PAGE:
The Commonwealth Healthcare Corp. has finally earned a reputation of being a suitable employer of primary and midlevel providers, according to CHCC chief executive officer Esther Muña.
CHCC’s vow to recruit and retain adequate and quality staffing has been maintained over the years since it first started in 2011.
“It was evident with the full staffing of primary care physicians and midlevel providers at Commonwealth Health Center. As a Medicare-certified primary care facility, CHC hospital assured the community of its obligation to provide primary care specialties of internal medicine, pediatrics, obstetrics-gynecology, and general practice for its hospital services,” Muña said.
For primary care services, the hospital provided 60,000 outpatient services and consistently provided inpatient care services at 90 percent or at higher capacity in 2014.
CHCC now has seven internal medicine physicians, allowing the hospital to reopen the internal medicine clinic.
CHCC’s pediatricians have also increased from three to six.
“This increase allowed for the pediatricians to extend their service at the Rota and Tinian Health Centers and the Kagman Community Health Center,” Muña said.
CHCC also has a fully staffed surgery department.
According to Muña, CHCC also hired more pharmacists and respiratory therapists to ensure the availability of services at the hospital, including a laboratory director/pathologist. The laboratory director is responsible for maintaining CHCC’s laboratory conditions and its certification.
“As a primary care hospital, we had successfully filled all provider vacancies, meeting primary care needs. As a Medicare-certified dialysis facility, we also have the only nephrologist in the CNMI,” Muña said.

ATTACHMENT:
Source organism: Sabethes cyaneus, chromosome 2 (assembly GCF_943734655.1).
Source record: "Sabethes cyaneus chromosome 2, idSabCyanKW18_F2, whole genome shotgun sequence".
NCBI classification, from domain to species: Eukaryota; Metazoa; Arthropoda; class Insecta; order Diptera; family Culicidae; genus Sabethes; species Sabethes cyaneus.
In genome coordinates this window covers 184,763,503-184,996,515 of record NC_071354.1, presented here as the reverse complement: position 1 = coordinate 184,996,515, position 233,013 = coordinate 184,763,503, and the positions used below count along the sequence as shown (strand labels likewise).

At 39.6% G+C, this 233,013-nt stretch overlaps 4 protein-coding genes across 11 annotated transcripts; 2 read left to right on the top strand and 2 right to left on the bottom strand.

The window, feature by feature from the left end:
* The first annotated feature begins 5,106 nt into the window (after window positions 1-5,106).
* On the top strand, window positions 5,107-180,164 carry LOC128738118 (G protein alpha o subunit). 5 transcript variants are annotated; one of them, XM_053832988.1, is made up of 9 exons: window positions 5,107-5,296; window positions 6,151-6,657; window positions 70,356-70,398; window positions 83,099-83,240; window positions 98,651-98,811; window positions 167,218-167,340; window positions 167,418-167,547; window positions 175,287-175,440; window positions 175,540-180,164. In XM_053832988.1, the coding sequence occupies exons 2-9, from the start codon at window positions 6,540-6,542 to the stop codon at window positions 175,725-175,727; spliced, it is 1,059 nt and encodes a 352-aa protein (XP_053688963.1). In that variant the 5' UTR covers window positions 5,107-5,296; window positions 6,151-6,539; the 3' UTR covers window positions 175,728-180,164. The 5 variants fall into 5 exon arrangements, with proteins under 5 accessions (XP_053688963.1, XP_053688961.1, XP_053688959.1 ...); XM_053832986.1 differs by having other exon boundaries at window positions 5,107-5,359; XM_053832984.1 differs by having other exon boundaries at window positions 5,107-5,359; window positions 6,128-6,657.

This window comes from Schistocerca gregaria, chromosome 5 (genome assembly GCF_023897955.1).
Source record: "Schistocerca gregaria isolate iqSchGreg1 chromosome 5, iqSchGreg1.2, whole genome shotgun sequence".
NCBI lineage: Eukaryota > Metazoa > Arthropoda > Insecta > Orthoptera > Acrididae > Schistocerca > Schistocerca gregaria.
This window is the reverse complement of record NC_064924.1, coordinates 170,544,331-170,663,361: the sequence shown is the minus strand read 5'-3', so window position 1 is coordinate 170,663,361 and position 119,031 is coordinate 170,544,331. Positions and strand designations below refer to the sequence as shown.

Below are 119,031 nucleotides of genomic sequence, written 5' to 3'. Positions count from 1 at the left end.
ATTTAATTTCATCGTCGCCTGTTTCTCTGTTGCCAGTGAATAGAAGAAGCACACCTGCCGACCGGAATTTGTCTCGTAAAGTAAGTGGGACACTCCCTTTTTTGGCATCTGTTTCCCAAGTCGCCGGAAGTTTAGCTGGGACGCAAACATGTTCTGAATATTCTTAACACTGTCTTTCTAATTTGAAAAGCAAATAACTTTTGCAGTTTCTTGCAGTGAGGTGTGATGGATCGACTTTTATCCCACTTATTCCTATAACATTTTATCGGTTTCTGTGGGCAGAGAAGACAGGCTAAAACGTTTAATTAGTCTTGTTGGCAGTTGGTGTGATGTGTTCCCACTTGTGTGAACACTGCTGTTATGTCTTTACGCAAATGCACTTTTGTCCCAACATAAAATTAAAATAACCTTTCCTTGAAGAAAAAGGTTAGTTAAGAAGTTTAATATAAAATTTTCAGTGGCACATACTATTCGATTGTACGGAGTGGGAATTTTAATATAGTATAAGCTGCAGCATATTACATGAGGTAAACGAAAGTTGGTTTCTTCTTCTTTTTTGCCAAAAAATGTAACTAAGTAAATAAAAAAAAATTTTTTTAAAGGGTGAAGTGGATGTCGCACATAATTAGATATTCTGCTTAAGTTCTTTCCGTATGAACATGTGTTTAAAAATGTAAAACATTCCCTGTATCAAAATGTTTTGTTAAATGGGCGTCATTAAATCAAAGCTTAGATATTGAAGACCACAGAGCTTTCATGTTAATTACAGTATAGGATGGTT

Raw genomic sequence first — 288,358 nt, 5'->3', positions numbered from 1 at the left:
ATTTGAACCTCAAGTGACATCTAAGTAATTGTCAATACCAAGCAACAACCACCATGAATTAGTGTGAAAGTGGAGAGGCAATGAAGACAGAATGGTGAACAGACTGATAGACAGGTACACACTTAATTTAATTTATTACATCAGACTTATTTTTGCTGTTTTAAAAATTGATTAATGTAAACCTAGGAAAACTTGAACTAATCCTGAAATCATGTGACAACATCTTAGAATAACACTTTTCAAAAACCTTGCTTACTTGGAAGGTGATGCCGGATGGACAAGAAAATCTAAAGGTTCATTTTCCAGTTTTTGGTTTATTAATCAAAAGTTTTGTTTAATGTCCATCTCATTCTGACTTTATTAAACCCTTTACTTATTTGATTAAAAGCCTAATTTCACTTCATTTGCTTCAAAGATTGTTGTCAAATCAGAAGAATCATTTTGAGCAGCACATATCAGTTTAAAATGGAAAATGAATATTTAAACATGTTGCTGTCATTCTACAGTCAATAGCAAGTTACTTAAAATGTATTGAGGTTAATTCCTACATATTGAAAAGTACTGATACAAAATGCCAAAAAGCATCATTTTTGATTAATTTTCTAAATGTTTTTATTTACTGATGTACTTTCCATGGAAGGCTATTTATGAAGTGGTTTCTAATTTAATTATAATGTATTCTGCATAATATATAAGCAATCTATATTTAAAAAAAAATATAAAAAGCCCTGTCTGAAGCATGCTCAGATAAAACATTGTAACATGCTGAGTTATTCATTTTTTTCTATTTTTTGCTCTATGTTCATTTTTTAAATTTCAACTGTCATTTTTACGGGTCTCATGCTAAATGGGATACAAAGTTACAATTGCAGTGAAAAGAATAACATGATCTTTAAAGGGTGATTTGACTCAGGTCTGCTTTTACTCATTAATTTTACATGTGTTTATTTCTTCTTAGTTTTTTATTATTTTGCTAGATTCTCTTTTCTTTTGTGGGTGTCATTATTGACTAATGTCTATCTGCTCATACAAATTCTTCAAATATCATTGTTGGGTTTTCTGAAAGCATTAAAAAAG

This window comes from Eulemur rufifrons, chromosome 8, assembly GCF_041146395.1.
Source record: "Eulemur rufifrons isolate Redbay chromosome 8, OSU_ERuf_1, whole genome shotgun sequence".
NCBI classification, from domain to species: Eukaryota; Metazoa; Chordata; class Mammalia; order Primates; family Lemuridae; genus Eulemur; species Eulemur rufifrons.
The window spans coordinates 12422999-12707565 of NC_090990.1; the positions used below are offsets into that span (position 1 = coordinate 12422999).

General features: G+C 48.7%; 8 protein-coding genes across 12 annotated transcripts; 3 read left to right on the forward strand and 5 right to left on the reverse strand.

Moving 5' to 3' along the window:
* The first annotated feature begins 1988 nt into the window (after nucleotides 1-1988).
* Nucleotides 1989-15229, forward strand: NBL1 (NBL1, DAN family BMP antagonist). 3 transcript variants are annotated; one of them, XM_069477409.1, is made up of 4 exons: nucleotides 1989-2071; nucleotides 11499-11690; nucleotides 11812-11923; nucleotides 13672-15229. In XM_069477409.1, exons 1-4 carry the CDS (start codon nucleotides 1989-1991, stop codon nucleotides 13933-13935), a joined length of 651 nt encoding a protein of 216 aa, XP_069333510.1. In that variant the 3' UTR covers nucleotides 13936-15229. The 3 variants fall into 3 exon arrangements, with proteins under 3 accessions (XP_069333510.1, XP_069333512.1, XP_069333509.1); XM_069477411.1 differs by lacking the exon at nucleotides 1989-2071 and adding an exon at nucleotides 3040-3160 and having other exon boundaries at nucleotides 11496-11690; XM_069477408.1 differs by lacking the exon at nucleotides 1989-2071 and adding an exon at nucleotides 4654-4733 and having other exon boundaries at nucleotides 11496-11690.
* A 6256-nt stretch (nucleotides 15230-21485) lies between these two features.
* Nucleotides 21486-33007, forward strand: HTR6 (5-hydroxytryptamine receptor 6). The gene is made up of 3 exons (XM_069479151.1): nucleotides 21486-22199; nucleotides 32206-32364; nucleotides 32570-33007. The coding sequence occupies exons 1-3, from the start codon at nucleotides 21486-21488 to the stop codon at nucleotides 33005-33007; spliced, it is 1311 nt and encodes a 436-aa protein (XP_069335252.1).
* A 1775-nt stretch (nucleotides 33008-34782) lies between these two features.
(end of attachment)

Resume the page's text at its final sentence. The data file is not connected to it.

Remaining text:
Muña said that having the reputation of being a suitable employer for providers is a significant milestone for the corporation because it goes in line with the standards that they are striving for their patients—the same standards required by the Centers for Medicare and Medicaid Services.
“CMS regulations state that the medical staff is accountable for the quality of care provided to patients and that the governing body must ‘ensure the criteria for selection based on’ individual character, competence, training, experience and judgment,” Muña said.
“Regulations further state that ‘under no circumstances that professional privileges in the hospital are dependent solely upon certification, fellowship or membership in a specialty body or society.’ So even if they are board-certified or they are members of a specialty body, CHCC must vet physicians based on the criteria before granting them privileges to practice at our facility,” she added.
Muña said that following regulations is necessary because “this is the standard that CHCC must maintain for all our patients” and they cannot put even one patient at risk by deviating from that standard.